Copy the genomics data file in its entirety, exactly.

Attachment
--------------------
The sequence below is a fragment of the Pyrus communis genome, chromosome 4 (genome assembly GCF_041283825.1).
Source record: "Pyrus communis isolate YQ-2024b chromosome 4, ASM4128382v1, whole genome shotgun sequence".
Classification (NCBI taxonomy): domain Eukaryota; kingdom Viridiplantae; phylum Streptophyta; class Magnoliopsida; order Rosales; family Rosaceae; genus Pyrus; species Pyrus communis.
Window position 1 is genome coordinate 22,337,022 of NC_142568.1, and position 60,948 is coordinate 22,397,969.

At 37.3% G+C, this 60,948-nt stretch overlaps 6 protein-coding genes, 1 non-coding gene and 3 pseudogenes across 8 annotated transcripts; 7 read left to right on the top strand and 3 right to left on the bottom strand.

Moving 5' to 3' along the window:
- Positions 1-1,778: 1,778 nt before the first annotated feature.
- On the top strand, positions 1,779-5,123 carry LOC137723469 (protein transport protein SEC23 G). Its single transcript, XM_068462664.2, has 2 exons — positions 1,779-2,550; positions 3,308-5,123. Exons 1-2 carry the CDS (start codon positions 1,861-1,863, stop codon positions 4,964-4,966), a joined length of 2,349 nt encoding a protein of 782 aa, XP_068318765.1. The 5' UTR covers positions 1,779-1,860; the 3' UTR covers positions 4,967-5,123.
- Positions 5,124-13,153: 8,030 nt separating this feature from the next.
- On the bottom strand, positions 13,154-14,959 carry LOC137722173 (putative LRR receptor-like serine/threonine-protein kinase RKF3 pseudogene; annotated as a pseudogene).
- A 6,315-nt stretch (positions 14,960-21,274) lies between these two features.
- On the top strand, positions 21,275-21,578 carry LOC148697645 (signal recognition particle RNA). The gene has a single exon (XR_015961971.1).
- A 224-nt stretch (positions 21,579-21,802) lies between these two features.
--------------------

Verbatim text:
The sequence below is a fragment of the Pyrus communis genome, chromosome 4 (genome assembly GCF_041283825.1).
Source record: "Pyrus communis isolate YQ-2024b chromosome 4, ASM4128382v1, whole genome shotgun sequence".
Classification (NCBI taxonomy): domain Eukaryota; kingdom Viridiplantae; phylum Streptophyta; class Magnoliopsida; order Rosales; family Rosaceae; genus Pyrus; species Pyrus communis.
Window position 1 is genome coordinate 22,337,022 of NC_142568.1, and position 60,948 is coordinate 22,397,969.

At 37.3% G+C, this 60,948-nt stretch overlaps 6 protein-coding genes, 1 non-coding gene and 3 pseudogenes across 8 annotated transcripts; 7 read left to right on the top strand and 3 right to left on the bottom strand.

Moving 5' to 3' along the window:
- Positions 1-1,778: 1,778 nt before the first annotated feature.
- On the top strand, positions 1,779-5,123 carry LOC137723469 (protein transport protein SEC23 G). Its single transcript, XM_068462664.2, has 2 exons — positions 1,779-2,550; positions 3,308-5,123. Exons 1-2 carry the CDS (start codon positions 1,861-1,863, stop codon positions 4,964-4,966), a joined length of 2,349 nt encoding a protein of 782 aa, XP_068318765.1. The 5' UTR covers positions 1,779-1,860; the 3' UTR covers positions 4,967-5,123.
- Positions 5,124-13,153: 8,030 nt separating this feature from the next.
- On the bottom strand, positions 13,154-14,959 carry LOC137722173 (putative LRR receptor-like serine/threonine-protein kinase RKF3 pseudogene; annotated as a pseudogene).
- A 6,315-nt stretch (positions 14,960-21,274) lies between these two features.
- On the top strand, positions 21,275-21,578 carry LOC148697645 (signal recognition particle RNA). The gene has a single exon (XR_015961971.1).
- A 224-nt stretch (positions 21,579-21,802) lies between these two features.